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Build a heavy duty fuel tank they said, it'll be fun... Well, here is where this one starts. My steel guy sourced the largest piece of rectangular tubing I have worked with. It's 64"x 16"X 8" and it weighs 190 pounds. I'll need to wire wheel and clean the inside but I got it for scrap prices as it was purchased for a larger job a while back and it was actually a drop. I'll cut some baffles, figure out the filler neck and where I want to install the fuel level sender. It will be hard mounted across the frame rails and become a structural part of the tub essentially. I might have overdone it a little this time but there will be ZERO doubt about strength, it's just over 1/4" wall!!! The exposure of the tank on the sides of the cab is now a non-issue.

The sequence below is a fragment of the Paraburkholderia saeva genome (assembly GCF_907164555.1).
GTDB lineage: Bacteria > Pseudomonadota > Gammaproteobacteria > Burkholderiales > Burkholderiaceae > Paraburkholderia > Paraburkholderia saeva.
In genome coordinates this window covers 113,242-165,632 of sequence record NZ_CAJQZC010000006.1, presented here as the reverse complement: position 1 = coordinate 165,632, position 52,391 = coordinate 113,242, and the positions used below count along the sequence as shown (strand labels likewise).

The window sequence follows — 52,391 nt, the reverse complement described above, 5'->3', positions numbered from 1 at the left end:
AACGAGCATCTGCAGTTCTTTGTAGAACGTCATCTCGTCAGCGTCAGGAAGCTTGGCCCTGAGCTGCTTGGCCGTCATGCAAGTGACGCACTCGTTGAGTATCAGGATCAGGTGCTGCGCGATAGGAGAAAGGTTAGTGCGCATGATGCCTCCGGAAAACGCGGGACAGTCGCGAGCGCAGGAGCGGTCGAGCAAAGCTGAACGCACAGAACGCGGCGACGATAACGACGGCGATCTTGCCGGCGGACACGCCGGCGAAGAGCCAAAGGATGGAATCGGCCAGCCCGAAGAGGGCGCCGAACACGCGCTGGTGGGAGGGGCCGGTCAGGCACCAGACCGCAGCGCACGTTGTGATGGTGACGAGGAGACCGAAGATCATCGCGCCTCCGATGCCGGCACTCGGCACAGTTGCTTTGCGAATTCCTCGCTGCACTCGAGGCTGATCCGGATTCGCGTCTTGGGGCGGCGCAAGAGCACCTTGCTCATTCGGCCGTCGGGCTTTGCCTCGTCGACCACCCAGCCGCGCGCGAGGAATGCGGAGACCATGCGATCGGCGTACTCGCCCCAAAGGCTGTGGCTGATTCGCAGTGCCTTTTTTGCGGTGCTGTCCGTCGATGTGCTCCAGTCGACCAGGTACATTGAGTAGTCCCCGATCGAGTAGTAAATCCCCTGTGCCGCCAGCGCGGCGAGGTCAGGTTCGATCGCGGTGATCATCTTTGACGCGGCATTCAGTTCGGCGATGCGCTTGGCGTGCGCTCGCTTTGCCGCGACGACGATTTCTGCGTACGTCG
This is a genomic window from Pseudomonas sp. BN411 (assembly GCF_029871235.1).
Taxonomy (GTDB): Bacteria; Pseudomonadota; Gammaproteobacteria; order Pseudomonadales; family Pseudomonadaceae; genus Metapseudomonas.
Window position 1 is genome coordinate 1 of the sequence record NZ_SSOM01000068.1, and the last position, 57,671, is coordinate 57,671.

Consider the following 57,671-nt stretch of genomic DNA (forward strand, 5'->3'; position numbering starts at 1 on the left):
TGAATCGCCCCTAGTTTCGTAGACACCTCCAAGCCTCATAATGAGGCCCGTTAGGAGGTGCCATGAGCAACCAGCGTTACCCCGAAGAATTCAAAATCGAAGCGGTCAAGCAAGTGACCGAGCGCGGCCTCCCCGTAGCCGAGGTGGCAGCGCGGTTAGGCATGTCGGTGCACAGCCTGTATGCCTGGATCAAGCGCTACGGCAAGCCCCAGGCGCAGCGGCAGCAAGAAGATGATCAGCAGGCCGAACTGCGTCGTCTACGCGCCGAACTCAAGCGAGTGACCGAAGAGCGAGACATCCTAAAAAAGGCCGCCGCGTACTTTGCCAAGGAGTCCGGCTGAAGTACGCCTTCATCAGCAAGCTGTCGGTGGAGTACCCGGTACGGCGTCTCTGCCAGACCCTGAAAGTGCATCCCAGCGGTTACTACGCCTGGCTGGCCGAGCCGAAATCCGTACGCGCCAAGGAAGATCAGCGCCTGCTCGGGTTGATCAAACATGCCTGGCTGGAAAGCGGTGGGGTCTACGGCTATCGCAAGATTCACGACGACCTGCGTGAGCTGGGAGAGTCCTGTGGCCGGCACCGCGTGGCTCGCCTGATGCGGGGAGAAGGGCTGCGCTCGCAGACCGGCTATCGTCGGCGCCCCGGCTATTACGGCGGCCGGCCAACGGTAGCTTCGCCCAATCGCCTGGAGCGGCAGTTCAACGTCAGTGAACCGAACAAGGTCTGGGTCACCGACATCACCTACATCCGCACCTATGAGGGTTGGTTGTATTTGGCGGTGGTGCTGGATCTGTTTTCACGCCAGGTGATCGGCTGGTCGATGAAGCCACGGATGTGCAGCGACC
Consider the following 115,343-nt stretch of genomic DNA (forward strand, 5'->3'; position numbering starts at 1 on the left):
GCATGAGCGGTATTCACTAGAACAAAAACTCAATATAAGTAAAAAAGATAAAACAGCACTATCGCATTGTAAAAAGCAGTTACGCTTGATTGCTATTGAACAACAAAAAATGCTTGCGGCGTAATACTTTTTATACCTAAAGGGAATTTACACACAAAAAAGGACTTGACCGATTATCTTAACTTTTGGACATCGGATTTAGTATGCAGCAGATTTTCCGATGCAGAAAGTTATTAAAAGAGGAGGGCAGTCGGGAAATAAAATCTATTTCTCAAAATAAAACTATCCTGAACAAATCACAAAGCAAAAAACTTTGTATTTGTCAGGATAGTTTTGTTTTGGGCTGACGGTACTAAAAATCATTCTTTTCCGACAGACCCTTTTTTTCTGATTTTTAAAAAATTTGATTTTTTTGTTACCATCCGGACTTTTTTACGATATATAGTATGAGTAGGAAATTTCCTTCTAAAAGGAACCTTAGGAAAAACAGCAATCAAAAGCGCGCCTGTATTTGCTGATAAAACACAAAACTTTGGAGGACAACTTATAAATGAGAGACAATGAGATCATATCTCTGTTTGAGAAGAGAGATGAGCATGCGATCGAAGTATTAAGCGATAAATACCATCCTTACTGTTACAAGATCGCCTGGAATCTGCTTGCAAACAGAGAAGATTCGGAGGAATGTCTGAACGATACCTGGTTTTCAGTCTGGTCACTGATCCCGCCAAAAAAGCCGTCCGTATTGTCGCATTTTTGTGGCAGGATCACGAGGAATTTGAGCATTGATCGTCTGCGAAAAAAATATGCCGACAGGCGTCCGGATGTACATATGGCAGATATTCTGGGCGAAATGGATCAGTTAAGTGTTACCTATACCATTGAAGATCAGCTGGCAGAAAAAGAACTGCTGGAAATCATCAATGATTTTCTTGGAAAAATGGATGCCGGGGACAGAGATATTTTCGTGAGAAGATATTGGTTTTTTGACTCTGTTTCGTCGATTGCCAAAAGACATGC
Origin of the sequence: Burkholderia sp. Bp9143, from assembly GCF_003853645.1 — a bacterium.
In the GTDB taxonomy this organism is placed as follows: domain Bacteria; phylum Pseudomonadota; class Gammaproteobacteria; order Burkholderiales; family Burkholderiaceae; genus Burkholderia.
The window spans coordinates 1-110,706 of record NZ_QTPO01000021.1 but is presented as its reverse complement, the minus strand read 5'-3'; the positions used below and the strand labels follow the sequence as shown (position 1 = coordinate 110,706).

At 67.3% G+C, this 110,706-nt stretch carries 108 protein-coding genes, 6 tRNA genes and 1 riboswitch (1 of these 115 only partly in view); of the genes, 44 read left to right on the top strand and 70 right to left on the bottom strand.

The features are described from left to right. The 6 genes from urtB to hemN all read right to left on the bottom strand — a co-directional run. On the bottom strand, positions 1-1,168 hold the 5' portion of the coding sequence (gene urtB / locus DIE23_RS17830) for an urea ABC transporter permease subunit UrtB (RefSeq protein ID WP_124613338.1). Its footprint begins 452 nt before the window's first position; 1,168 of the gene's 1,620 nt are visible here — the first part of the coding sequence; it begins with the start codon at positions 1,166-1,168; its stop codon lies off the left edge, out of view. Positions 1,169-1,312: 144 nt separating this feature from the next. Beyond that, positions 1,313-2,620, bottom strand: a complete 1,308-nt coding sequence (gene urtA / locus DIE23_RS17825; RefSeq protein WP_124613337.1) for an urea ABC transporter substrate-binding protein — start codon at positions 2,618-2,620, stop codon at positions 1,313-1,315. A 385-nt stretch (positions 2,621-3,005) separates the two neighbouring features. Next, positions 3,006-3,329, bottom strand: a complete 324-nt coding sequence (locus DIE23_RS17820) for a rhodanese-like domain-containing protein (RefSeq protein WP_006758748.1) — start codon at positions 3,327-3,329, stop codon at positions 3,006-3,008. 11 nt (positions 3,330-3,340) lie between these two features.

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HandForged

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OH and before I forget, volume on this should be a little less than 40 gallons. Now I know it will never hold the full amount with baffling and whatnot but realistically 35 gallons. I always carry two full Jerry cans so a cargo load of 45 gallons of fuel before fill up. Multiply that by approx. 30 mpg. That is a respectable range.
 

HandForged

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got the tank in place and it's pretty much exactly what I was looking for. I had originally intended to have it shaped the same as the tub but that wasn't realistic, capacity wise. So I extended it to the maximum dimensions that I had. The sides of the tub will finish to the tank, the rear will be covered by the bed. Should work well.